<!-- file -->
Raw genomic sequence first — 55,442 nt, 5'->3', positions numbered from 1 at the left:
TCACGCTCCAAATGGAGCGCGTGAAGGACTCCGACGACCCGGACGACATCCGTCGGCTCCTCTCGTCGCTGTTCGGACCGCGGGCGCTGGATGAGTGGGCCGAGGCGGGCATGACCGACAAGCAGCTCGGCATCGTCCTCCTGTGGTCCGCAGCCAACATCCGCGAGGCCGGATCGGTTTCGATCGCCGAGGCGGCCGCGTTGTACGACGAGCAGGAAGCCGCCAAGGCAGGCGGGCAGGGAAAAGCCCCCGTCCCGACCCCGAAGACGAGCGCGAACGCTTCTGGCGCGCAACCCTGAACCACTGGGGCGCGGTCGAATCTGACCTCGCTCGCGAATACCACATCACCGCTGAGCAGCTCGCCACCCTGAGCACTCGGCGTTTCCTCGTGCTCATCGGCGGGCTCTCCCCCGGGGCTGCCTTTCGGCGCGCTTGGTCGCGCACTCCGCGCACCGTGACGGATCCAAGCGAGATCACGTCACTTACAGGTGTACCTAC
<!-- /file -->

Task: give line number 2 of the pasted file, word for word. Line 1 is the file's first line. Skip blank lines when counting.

TCACGCTCCAAATGGAGCGCGTGAAGGACTCCGACGACCCGGACGACATCCGTCGGCTCCTCTCGTCGCTGTTCGGACCGCGGGCGCTGGATGAGTGGGCCGAGGCGGGCATGACCGACAAGCAGCTCGGCATCGTCCTCCTGTGGTCCGCAGCCAACATCCGCGAGGCCGGATCGGTTTCGATCGCCGAGGCGGCCGCGTTGTACGACGAGCAGGAAGCCGCCAAGGCAGGCGGGCAGGGAAAAGCCCCCGTCCCGACCCCGAAGACGAGCGCGAACGCTTCTGGCGCGCAACCCTGAACCACTGGGGCGCGGTCGAATCTGACCTCGCTCGCGAATACCACATCACCGCTGAGCAGCTCGCCACCCTGAGCACTCGGCGTTTCCTCGTGCTCATCGGCGGGCTCTCCCCCGGGGCTGCCTTTCGGCGCGCTTGGTCGCGCACTCCGCGCACCGTGACGGATCCAAGCGAGATCACGTCACTTACAGGTGTACCTAC